Believers were never intended to discover the will of God without the aid of the Holy Spirit. Many times known as the "still, small voice," the Holy Spirit gently nudges and cautions Christians in everyday life. He knows the future and can help avert disaster or give direction that brings divine favor. Jesus said that His sheep (believers) know His voice and will not follow a stranger. The more Christians listen to the Holy Spirit and learn the ways of God, the clearer His leading will become.
The Holy Spirit keeps believers up-to-date on the exact heart of Christ. It is the Holy Spirit who introduces people to Jesus. He reveals the goodness of God and opens the Scriptures so that hearts can receive the things of God (see Genesis 24.) Someone once described the Holy Spirit as the "best man" in our relationship with Jesus. His job is not to introduce the bride to Himself, but to lead the bride to the Bridegroom (Jesus).
Every miracle, sign, and wonder is performed by the power of the Holy Spirit for the glory of God. Only by discerning and obeying the voice of the Holy Spirit are believers able to accomplish anything worthy of glory to God. When an act of obedience produces a supernatural result, it happens through the Holy Spirit and brings glory to God. When a lost person is introduced to Jesus, it brings glory to God.
In this verse, in essence Jesus was saying, "I'm going to put my breath and life in you! You will be able to operate as I have on the earth with the very Spirit and breath of God in your physical body. Just as I lived in a body but obeyed the Father perfectly and brought glory to His name, so shall you do and even greater." At creation God breathed into man the breath of life. On the day of Pentecost, Jesus breathed on His disciples and they received the Holy Spirit.
Jesus never entertained the notion that His followers would try to accomplish the Great Commission without the in-filling of the Holy Spirit. This was not the baptism of repentance, but a second baptism—the baptism of the Holy Spirit.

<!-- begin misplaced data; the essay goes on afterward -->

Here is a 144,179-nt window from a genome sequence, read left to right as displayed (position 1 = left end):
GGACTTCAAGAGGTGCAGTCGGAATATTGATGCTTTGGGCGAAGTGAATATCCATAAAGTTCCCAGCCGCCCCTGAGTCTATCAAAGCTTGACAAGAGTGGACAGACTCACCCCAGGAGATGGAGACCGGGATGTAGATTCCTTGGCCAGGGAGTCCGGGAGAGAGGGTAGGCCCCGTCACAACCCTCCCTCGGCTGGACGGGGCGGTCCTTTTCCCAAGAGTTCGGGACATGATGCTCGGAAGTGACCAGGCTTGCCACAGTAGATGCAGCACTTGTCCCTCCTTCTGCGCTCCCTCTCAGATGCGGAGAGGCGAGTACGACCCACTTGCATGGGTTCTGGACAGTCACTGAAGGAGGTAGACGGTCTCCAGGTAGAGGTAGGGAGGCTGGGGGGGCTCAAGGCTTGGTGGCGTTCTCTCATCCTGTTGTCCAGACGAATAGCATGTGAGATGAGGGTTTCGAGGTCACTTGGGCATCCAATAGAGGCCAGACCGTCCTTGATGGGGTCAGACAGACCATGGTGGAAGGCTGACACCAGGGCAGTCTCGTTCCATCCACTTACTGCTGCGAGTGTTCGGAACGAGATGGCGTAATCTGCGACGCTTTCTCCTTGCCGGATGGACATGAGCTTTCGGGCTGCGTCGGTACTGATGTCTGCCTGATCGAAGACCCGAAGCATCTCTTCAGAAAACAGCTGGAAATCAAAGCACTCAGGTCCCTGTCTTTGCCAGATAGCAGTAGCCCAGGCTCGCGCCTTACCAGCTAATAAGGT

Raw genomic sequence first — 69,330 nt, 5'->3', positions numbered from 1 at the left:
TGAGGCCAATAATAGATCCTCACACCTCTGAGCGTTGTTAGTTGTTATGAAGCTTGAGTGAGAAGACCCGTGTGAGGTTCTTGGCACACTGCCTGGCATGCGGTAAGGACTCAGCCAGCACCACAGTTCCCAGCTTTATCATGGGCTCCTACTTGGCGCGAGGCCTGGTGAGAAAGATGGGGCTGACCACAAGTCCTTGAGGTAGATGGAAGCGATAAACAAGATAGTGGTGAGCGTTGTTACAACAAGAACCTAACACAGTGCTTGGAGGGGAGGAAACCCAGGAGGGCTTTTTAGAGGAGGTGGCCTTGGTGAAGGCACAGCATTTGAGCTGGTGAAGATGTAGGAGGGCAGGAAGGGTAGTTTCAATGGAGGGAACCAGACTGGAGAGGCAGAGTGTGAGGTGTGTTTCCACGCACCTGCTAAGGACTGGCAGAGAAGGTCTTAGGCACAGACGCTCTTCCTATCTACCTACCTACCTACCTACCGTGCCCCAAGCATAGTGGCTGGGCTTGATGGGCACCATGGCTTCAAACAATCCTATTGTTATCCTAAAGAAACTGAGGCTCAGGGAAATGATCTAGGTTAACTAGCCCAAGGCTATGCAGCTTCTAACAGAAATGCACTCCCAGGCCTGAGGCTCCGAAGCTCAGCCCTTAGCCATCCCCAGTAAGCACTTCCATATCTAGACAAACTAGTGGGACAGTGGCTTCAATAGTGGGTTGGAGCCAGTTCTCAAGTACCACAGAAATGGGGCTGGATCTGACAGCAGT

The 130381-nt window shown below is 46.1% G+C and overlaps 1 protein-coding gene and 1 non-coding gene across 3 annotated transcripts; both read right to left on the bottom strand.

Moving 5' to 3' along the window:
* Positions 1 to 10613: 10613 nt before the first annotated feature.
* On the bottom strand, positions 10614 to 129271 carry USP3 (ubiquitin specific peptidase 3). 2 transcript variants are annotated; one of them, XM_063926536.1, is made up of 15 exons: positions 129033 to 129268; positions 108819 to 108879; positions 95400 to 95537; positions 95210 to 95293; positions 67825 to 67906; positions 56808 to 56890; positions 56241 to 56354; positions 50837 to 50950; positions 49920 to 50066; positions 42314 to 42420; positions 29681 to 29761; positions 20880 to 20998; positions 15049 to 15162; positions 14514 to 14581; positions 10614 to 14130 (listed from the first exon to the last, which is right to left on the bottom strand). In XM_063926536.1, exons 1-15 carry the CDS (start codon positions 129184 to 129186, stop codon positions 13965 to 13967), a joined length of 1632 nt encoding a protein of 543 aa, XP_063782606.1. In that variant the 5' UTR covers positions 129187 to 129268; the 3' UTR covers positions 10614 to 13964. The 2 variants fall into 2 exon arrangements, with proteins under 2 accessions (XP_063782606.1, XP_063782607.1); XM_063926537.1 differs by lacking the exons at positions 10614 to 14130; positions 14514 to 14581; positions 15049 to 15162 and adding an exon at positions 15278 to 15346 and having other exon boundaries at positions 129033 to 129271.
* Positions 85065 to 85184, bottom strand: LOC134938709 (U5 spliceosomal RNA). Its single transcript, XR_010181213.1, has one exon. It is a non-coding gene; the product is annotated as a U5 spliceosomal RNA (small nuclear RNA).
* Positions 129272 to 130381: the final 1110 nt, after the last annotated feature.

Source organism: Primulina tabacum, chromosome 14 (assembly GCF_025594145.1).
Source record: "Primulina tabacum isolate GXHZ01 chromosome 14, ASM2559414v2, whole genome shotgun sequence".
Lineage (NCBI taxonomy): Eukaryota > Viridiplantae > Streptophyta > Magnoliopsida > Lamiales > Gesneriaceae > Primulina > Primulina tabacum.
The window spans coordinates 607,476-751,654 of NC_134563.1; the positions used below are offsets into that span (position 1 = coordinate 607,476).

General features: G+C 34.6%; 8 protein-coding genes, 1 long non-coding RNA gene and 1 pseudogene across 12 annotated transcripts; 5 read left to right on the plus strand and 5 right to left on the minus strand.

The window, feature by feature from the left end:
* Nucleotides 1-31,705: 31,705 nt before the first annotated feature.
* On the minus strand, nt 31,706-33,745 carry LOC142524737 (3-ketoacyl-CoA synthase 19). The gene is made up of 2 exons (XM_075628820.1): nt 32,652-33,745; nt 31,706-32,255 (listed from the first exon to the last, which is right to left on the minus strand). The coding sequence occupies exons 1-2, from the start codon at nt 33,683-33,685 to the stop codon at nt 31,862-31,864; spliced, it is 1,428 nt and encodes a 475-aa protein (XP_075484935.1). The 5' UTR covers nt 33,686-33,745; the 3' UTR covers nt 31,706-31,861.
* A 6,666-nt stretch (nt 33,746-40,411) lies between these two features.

The acts of the apostles recorded in Scripture are still being carried out today by those who value the person of the Holy Spirit and yield to His leading. As believers develop a relationship with the Holy Spirit, flowing in a lifestyle of ministry becomes the norm. Can a believer be saved and go to heaven without being baptized with the Holy Spirit? Short answer, yes. But here is something to consider: Why would a person build a beautiful home, furnish it with amazing decor, install beautifully landscaped grounds, but never connect the electricity? Would it be possible to live in the home without it? Of course it would, but why would anyone want to? Jesus made an incredible promise to all believers: "You will receive power." Power for what purpose? To follow Jesus and victoriously walk out this Christian life with a Helper who is leading and guiding along the way!
There is no greater person of prayer than Jesus Christ. When it comes to effectual, relational, passionate prayer, Jesus is the greatest example for a believer to follow. He maintained a prayer routine of early-morning conversations with His Father, prayer throughout the day, and evening prayer. Jesus would often spend all night in prayer, seeking direction and solace (Luke 6:12). But what was Jesus' motivation to pray? Was He not God? What motivated Him to spend so much time alone with the Father in prayer? Jesus' close relationship with the Father made prayer not a duty or difficulty, but a pleasure. Most people have close friends that they enjoy having long hours of conversation with. Jesus knew the Father in such a way. His consistent intimacy with the Father led, directed, and assured Him that the Father was with Him every step of the way. But can believers speak with God like this, as though He is a close friend or family member? The answer is yes. For the believer, a vibrant prayer life is as necessary as breathing air or drinking water, and it is vital to sustaining spiritual life.